The first time I met Pinny, his shirt had an assortment of old stains on it, and his pants had two round holes at the knees.
Pinny was my son Mendy’s new best friend, a little boy who had just moved into our development with his mother. Chana was a single mother who was suffering from a chronic disease. I didn’t know much about her except that she was divorced and rarely left her apartment. Six-year-old Pinny was in the same first-grade class as my son, and they hit it off right away. He was a sweet child, and Mendy wasn’t old enough to be turned off by his neglected appearance. The only boy among five girls, Mendy was overjoyed to have him as a friend.
Every day Pinny would come over after cheder; his mother was napping and there wasn’t any food in the house. I’d offer him a healthy snack, and the boys would play together in the playroom. At first I would try to send Pinny home at suppertime, but more often than not he’d be back a few minutes later. “Mommy isn’t feeling well,” he would say, or “Mommy had to go to the doctor.”
I wondered where the rest of his extended family was. Were there no aunts and uncles, grandparents or family friends? But there was no one to ask. Before long Pinny became our regular supper guest. Sometimes he stayed all evening and I would run a bath for him, giving him Mendy’s spare PJs and washing his worn clothes. When I went shopping for Mendy, I would buy a pair of pants or some socks for Pinny, who wore the same two shirts all week, switching off every other day.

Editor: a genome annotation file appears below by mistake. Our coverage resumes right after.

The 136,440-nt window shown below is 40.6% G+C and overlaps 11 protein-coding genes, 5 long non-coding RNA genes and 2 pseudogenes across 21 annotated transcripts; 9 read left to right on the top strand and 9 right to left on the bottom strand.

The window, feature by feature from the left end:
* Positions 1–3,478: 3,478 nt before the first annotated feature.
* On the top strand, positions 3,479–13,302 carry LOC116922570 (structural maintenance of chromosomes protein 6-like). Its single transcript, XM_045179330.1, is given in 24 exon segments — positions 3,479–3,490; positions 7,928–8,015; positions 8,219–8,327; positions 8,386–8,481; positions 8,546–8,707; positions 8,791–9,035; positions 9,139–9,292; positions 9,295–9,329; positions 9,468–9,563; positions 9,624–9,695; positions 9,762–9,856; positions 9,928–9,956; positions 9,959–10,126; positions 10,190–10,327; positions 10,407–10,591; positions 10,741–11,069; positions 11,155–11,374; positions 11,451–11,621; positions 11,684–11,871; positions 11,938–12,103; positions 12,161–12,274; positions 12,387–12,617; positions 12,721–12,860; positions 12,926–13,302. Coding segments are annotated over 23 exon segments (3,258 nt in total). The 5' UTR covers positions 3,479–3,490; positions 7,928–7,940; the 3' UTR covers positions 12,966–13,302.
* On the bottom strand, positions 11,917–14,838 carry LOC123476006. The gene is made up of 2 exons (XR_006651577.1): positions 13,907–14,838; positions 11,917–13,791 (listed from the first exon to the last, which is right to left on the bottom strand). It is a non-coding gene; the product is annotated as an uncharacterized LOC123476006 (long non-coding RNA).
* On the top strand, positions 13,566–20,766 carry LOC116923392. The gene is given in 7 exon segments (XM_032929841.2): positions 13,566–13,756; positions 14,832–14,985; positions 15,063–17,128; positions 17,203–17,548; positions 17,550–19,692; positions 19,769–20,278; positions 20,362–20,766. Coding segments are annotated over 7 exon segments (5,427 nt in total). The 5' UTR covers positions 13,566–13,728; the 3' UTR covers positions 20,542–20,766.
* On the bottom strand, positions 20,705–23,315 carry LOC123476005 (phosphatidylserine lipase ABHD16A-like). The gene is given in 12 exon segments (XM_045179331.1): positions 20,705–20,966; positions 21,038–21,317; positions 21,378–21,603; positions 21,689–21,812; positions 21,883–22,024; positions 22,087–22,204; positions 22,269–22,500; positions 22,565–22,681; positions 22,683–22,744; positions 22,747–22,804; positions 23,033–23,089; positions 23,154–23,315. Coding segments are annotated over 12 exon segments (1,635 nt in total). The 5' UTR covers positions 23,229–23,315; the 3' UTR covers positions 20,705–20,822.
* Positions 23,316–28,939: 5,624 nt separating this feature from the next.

Eventually, around eight o’clock or so, I’d send Pinny home to sleep, taking him myself to make sure his mother was home. Chana would shuffle to the door, her features pinched, her kerchief askew. She barely acknowledged me.
“I feel stupid and taken advantage of,” I confided to my friend Esty, who had known Chana’s ex-sister-in-law from Yerushalayim. “I’m supposed to feed him supper, buy him clothes and do his homework—without even a thank-you?”
“I hope you’re not doing it for the applause,” Esty replied. “Look, Chana isn’t well and can barely take care of herself. If you weren’t taking care of Pinny, he would probably have to go into foster care. Pinny’s father is out of the picture. He was in prison for a while, and I have no idea if he’s still frum. I know his father’s siblings are worried, but Chana refuses to let them have any contact with the boy.”
Esty said that Chana had once been a very devoted mother, but she suffered from a very unique form of Crohn’s disease that caused her terrible pain and required constant medical attention. She wasn’t well enough to work and was supported by a local tzedakah organization.
When I heard these details, I realized that what I was doing for Pinny was absolutely necessary. I was practically raising him, but at the same time I was enabling him to remain at home with his mother.
Pinny never complained about his mother; he was actually fiercely protective of her. Chana had a cleaning woman once a week for a couple of hours, but otherwise she wouldn’t allow anyone to help her. Eventually Pinny learned to keep the apartment neat, and he sometimes mentioned that he had done his laundry or mopped the floors.